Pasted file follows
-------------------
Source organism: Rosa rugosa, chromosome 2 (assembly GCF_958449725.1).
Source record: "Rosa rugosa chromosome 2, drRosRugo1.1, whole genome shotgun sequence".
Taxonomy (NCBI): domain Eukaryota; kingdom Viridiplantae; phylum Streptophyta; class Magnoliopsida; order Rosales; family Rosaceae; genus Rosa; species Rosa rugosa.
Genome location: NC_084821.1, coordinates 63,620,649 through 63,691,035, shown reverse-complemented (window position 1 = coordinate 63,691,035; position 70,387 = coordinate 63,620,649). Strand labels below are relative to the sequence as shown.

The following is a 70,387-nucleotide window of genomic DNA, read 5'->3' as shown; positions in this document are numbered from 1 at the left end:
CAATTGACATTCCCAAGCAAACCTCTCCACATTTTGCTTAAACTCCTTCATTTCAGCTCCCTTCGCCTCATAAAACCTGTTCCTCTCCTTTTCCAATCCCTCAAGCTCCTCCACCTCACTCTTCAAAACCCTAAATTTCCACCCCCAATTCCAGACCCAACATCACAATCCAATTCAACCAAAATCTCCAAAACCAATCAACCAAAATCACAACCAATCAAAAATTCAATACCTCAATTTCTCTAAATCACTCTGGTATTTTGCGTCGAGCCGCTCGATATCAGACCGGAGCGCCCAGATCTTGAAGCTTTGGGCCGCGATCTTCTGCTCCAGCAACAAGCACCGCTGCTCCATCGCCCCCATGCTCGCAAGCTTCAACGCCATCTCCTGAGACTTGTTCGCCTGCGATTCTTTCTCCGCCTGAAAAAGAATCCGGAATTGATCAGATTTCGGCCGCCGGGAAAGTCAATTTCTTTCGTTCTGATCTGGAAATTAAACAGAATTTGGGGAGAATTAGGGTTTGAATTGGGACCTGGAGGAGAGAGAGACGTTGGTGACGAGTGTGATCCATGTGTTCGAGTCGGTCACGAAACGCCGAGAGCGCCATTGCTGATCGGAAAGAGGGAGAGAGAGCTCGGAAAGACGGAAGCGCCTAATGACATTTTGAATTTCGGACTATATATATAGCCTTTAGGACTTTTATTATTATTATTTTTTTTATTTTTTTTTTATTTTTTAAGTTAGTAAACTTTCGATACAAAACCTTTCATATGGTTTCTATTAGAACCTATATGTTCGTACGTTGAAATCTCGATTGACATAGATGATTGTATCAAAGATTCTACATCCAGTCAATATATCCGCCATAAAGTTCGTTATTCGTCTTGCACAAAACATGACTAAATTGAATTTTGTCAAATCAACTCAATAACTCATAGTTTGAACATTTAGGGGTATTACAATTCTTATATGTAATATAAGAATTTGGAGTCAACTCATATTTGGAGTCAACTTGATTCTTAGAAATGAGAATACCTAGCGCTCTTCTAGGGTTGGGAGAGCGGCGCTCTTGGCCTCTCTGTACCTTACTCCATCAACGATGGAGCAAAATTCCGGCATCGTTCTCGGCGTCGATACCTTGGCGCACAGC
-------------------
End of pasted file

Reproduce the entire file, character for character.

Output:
Source organism: Rosa rugosa, chromosome 2 (assembly GCF_958449725.1).
Source record: "Rosa rugosa chromosome 2, drRosRugo1.1, whole genome shotgun sequence".
Taxonomy (NCBI): domain Eukaryota; kingdom Viridiplantae; phylum Streptophyta; class Magnoliopsida; order Rosales; family Rosaceae; genus Rosa; species Rosa rugosa.
Genome location: NC_084821.1, coordinates 63,620,649 through 63,691,035, shown reverse-complemented (window position 1 = coordinate 63,691,035; position 70,387 = coordinate 63,620,649). Strand labels below are relative to the sequence as shown.

The following is a 70,387-nucleotide window of genomic DNA, read 5'->3' as shown; positions in this document are numbered from 1 at the left end:
CAATTGACATTCCCAAGCAAACCTCTCCACATTTTGCTTAAACTCCTTCATTTCAGCTCCCTTCGCCTCATAAAACCTGTTCCTCTCCTTTTCCAATCCCTCAAGCTCCTCCACCTCACTCTTCAAAACCCTAAATTTCCACCCCCAATTCCAGACCCAACATCACAATCCAATTCAACCAAAATCTCCAAAACCAATCAACCAAAATCACAACCAATCAAAAATTCAATACCTCAATTTCTCTAAATCACTCTGGTATTTTGCGTCGAGCCGCTCGATATCAGACCGGAGCGCCCAGATCTTGAAGCTTTGGGCCGCGATCTTCTGCTCCAGCAACAAGCACCGCTGCTCCATCGCCCCCATGCTCGCAAGCTTCAACGCCATCTCCTGAGACTTGTTCGCCTGCGATTCTTTCTCCGCCTGAAAAAGAATCCGGAATTGATCAGATTTCGGCCGCCGGGAAAGTCAATTTCTTTCGTTCTGATCTGGAAATTAAACAGAATTTGGGGAGAATTAGGGTTTGAATTGGGACCTGGAGGAGAGAGAGACGTTGGTGACGAGTGTGATCCATGTGTTCGAGTCGGTCACGAAACGCCGAGAGCGCCATTGCTGATCGGAAAGAGGGAGAGAGAGCTCGGAAAGACGGAAGCGCCTAATGACATTTTGAATTTCGGACTATATATATAGCCTTTAGGACTTTTATTATTATTATTTTTTTTATTTTTTTTTTATTTTTTAAGTTAGTAAACTTTCGATACAAAACCTTTCATATGGTTTCTATTAGAACCTATATGTTCGTACGTTGAAATCTCGATTGACATAGATGATTGTATCAAAGATTCTACATCCAGTCAATATATCCGCCATAAAGTTCGTTATTCGTCTTGCACAAAACATGACTAAATTGAATTTTGTCAAATCAACTCAATAACTCATAGTTTGAACATTTAGGGGTATTACAATTCTTATATGTAATATAAGAATTTGGAGTCAACTCATATTTGGAGTCAACTTGATTCTTAGAAATGAGAATACCTAGCGCTCTTCTAGGGTTGGGAGAGCGGCGCTCTTGGCCTCTCTGTACCTTACTCCATCAACGATGGAGCAAAATTCCGGCATCGTTCTCGGCGTCGATACCTTGGCGCACAGC